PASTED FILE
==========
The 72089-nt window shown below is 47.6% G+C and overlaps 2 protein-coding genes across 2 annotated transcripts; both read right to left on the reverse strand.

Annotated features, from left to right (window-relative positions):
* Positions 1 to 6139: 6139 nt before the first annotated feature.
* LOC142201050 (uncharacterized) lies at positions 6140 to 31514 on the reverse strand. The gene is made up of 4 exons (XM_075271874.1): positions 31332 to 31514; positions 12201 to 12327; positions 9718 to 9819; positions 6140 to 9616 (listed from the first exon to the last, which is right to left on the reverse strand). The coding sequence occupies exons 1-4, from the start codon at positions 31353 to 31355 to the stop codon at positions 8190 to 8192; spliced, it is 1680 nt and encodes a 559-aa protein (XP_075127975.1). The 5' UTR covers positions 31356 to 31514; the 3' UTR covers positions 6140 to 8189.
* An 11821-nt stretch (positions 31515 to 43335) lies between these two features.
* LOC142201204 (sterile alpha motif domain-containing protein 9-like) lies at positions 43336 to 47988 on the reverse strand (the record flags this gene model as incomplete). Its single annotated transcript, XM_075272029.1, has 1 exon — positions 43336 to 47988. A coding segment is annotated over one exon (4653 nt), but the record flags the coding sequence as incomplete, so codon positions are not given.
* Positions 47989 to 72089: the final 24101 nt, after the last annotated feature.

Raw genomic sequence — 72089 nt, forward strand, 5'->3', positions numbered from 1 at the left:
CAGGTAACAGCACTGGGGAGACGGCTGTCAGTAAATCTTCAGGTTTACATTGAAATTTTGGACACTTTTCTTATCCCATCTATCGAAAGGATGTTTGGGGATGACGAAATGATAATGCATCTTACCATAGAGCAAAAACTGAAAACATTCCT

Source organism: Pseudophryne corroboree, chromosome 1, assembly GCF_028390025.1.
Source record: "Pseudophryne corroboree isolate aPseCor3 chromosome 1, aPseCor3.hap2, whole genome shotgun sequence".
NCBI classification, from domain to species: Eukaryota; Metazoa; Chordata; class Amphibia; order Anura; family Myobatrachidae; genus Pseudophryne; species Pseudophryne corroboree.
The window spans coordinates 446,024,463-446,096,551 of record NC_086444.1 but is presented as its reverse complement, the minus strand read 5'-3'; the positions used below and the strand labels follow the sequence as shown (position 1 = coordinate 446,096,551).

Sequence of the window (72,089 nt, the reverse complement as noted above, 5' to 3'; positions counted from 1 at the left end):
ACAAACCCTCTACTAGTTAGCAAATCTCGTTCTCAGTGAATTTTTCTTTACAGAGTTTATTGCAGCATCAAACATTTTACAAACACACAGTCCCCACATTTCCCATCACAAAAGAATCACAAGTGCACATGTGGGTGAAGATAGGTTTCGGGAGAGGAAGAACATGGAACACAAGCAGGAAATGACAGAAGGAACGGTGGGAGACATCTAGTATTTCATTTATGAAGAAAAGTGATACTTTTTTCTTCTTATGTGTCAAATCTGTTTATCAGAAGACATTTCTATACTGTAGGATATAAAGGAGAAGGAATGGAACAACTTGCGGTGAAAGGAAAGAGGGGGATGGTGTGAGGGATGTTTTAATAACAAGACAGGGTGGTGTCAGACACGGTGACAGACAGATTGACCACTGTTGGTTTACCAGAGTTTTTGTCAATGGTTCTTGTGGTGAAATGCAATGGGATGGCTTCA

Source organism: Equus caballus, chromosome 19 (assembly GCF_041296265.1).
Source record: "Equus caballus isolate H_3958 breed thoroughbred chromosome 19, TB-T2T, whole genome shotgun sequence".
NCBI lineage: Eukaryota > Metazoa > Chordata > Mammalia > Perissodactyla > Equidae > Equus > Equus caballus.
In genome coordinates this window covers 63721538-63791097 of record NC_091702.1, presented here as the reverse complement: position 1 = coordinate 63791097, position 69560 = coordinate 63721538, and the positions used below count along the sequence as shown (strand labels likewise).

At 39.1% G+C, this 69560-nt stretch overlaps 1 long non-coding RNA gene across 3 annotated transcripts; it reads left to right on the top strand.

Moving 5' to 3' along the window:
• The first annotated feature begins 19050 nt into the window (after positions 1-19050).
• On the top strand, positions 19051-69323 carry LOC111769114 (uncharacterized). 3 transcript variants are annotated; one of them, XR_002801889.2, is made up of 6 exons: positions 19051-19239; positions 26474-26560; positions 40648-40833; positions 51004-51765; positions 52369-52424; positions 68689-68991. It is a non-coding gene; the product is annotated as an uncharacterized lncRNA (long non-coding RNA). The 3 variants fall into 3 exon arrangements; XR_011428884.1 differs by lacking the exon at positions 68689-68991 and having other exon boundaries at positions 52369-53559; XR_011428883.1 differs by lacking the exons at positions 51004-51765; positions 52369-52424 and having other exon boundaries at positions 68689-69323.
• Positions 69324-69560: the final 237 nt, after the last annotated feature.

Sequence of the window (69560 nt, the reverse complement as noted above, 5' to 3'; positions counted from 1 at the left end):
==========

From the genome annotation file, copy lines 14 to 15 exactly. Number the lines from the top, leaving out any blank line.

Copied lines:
Sequence of the window (72,089 nt, the reverse complement as noted above, 5' to 3'; positions counted from 1 at the left end):
ACAAACCCTCTACTAGTTAGCAAATCTCGTTCTCAGTGAATTTTTCTTTACAGAGTTTATTGCAGCATCAAACATTTTACAAACACACAGTCCCCACATTTCCCATCACAAAAGAATCACAAGTGCACATGTGGGTGAAGATAGGTTTCGGGAGAGGAAGAACATGGAACACAAGCAGGAAATGACAGAAGGAACGGTGGGAGACATCTAGTATTTCATTTATGAAGAAAAGTGATACTTTTTTCTTCTTATGTGTCAAATCTGTTTATCAGAAGACATTTCTATACTGTAGGATATAAAGGAGAAGGAATGGAACAACTTGCGGTGAAAGGAAAGAGGGGGATGGTGTGAGGGATGTTTTAATAACAAGACAGGGTGGTGTCAGACACGGTGACAGACAGATTGACCACTGTTGGTTTACCAGAGTTTTTGTCAATGGTTCTTGTGGTGAAATGCAATGGGATGGCTTCA